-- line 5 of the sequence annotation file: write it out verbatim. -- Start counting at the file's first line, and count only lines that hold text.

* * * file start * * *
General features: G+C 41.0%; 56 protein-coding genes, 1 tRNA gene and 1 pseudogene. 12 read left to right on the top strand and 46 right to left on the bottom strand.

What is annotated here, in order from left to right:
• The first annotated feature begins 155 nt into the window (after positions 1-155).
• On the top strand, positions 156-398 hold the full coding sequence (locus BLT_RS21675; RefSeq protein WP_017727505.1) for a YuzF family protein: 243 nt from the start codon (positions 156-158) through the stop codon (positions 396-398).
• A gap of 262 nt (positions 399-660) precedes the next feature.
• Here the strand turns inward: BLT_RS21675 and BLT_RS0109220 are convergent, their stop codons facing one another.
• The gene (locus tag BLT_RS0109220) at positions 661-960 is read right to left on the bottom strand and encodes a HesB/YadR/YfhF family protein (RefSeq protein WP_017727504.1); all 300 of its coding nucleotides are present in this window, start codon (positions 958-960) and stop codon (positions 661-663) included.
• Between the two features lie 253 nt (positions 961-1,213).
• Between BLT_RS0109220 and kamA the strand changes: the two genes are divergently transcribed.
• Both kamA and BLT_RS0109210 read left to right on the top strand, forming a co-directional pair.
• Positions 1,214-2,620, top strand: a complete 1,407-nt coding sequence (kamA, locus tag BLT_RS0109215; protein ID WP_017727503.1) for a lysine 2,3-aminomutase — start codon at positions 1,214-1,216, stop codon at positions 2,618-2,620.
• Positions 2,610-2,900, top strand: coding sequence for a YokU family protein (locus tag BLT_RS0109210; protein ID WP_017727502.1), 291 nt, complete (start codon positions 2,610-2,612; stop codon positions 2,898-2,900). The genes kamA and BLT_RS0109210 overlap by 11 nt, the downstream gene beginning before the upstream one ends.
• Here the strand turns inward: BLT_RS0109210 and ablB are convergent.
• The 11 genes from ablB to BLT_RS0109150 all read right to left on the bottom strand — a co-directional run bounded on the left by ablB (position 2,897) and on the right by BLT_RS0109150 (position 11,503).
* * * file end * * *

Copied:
• A gap of 262 nt (positions 399-660) precedes the next feature.